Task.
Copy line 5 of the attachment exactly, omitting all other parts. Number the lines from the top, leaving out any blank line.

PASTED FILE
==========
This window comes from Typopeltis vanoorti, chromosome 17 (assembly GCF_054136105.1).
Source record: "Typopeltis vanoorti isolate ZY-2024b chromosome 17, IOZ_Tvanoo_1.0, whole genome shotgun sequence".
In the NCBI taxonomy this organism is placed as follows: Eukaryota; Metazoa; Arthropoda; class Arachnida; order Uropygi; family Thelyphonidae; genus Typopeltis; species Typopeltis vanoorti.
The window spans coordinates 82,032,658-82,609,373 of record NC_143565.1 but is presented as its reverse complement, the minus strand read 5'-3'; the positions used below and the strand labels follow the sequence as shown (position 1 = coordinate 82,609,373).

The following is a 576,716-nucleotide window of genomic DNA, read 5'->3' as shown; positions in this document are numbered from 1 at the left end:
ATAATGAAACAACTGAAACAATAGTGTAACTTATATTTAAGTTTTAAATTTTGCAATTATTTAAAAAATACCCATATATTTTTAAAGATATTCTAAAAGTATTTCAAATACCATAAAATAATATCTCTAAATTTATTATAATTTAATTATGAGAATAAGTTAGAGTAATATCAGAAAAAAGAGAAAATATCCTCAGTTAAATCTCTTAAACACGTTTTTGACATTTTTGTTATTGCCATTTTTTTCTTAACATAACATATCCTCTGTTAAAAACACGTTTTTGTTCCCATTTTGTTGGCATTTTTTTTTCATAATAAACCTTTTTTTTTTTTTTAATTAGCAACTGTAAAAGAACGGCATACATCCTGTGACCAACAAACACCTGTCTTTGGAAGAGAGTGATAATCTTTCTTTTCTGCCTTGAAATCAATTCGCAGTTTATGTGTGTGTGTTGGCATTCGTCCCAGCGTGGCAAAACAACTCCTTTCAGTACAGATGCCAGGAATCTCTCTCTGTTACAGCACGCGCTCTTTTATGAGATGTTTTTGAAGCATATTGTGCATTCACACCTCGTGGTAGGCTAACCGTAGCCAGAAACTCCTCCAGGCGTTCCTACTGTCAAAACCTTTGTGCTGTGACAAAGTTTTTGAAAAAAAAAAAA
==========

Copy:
The following is a 576,716-nucleotide window of genomic DNA, read 5'->3' as shown; positions in this document are numbered from 1 at the left end: